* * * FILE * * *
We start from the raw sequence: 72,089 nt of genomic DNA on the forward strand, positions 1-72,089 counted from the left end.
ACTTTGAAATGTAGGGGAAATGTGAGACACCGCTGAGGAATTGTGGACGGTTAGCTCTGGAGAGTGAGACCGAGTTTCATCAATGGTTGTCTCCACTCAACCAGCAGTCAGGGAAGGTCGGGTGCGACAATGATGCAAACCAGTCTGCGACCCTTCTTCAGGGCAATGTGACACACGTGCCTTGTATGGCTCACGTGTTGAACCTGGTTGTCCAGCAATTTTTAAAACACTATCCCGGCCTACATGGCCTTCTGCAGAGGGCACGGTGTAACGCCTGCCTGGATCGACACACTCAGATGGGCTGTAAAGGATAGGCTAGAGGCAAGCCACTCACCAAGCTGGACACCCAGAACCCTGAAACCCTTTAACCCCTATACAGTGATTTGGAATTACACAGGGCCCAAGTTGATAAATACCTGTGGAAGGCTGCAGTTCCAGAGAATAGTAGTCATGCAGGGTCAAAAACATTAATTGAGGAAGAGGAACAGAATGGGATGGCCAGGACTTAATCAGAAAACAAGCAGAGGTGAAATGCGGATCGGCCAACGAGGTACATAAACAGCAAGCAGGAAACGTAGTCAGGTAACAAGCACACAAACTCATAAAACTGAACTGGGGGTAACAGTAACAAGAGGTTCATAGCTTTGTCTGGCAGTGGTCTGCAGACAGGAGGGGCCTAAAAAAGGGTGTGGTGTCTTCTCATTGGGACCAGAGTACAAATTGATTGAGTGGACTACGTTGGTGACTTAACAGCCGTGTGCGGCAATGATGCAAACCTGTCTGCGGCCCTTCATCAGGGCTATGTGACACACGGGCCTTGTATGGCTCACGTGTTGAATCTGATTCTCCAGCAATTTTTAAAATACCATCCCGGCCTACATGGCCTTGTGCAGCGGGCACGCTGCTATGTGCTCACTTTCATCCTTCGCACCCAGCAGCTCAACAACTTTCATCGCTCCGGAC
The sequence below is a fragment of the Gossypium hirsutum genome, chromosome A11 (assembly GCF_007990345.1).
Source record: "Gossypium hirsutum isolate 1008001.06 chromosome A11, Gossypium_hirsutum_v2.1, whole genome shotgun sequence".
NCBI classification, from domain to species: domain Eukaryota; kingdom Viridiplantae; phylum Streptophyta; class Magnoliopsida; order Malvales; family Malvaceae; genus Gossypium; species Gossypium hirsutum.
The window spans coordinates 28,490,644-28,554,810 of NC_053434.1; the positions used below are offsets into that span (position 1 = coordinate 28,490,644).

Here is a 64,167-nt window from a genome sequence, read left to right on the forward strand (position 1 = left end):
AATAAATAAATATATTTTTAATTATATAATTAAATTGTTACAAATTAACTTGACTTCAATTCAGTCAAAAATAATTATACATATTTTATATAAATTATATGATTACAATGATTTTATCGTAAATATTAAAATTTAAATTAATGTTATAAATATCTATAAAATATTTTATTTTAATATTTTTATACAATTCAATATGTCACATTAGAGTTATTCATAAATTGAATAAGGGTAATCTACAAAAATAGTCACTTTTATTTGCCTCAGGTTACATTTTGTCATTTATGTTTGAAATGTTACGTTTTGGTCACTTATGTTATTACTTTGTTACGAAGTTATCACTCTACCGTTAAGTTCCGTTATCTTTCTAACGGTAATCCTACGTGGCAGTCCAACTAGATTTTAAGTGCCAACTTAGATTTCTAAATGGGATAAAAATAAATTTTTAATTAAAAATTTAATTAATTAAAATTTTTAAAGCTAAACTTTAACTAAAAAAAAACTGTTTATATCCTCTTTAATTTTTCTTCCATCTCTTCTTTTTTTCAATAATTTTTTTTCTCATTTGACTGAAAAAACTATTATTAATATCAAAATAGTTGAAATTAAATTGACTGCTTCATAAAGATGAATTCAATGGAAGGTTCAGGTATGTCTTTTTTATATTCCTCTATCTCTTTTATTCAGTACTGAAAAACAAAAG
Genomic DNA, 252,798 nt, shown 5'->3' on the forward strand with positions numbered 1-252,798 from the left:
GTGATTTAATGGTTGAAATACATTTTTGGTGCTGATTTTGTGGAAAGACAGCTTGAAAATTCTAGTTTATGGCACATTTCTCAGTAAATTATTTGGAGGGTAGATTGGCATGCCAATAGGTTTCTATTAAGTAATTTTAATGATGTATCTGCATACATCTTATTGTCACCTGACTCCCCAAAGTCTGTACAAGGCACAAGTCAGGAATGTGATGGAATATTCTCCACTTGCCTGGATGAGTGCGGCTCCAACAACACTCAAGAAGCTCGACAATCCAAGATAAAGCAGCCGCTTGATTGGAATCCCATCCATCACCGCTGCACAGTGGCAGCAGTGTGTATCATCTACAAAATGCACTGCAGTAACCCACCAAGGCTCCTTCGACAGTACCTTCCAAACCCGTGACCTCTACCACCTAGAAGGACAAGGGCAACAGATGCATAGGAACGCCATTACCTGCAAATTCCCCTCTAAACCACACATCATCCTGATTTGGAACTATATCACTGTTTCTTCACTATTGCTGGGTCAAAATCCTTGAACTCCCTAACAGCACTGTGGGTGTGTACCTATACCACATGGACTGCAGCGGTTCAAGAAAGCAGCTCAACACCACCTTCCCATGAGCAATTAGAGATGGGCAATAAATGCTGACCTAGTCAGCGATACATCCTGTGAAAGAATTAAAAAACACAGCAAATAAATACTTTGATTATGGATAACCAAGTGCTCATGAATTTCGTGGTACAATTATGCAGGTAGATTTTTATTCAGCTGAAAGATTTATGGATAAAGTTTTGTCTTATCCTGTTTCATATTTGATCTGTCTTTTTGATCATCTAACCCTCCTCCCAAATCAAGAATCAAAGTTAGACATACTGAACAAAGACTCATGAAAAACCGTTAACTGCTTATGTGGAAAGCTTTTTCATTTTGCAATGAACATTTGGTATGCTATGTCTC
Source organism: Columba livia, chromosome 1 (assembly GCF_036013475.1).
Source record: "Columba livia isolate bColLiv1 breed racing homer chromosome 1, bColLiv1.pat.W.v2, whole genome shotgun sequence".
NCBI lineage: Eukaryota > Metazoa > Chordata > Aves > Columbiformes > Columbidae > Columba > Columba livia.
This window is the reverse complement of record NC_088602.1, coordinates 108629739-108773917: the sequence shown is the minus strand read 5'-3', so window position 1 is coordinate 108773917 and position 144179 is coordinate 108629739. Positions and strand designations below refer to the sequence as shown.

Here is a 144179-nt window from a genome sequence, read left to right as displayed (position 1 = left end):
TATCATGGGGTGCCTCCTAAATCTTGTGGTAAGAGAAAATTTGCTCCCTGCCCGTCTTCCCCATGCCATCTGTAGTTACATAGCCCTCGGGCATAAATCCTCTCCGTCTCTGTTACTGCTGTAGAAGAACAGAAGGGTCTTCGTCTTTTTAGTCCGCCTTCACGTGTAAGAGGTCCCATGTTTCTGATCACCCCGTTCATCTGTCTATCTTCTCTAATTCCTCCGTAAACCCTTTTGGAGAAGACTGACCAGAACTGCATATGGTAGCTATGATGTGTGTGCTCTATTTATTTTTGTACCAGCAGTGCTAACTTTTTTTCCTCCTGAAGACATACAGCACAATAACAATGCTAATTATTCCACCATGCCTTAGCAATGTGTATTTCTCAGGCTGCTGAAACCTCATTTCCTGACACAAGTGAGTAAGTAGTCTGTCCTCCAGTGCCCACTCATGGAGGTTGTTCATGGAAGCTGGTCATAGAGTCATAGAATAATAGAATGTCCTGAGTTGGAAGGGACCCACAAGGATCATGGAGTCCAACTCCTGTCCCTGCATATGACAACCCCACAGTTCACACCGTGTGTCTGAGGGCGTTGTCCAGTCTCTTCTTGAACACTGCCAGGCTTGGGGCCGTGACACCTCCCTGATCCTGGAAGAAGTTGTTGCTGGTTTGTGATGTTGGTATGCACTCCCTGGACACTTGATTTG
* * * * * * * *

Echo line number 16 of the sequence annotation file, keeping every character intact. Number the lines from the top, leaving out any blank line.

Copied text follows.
TATCATGGGGTGCCTCCTAAATCTTGTGGTAAGAGAAAATTTGCTCCCTGCCCGTCTTCCCCATGCCATCTGTAGTTACATAGCCCTCGGGCATAAATCCTCTCCGTCTCTGTTACTGCTGTAGAAGAACAGAAGGGTCTTCGTCTTTTTAGTCCGCCTTCACGTGTAAGAGGTCCCATGTTTCTGATCACCCCGTTCATCTGTCTATCTTCTCTAATTCCTCCGTAAACCCTTTTGGAGAAGACTGACCAGAACTGCATATGGTAGCTATGATGTGTGTGCTCTATTTATTTTTGTACCAGCAGTGCTAACTTTTTTTCCTCCTGAAGACATACAGCACAATAACAATGCTAATTATTCCACCATGCCTTAGCAATGTGTATTTCTCAGGCTGCTGAAACCTCATTTCCTGACACAAGTGAGTAAGTAGTCTGTCCTCCAGTGCCCACTCATGGAGGTTGTTCATGGAAGCTGGTCATAGAGTCATAGAATAATAGAATGTCCTGAGTTGGAAGGGACCCACAAGGATCATGGAGTCCAACTCCTGTCCCTGCATATGACAACCCCACAGTTCACACCGTGTGTCTGAGGGCGTTGTCCAGTCTCTTCTTGAACACTGCCAGGCTTGGGGCCGTGACACCTCCCTGATCCTGGAAGAAGTTGTTGCTGGTTTGTGATGTTGGTATGCACTCCCTGGACACTTGATTTG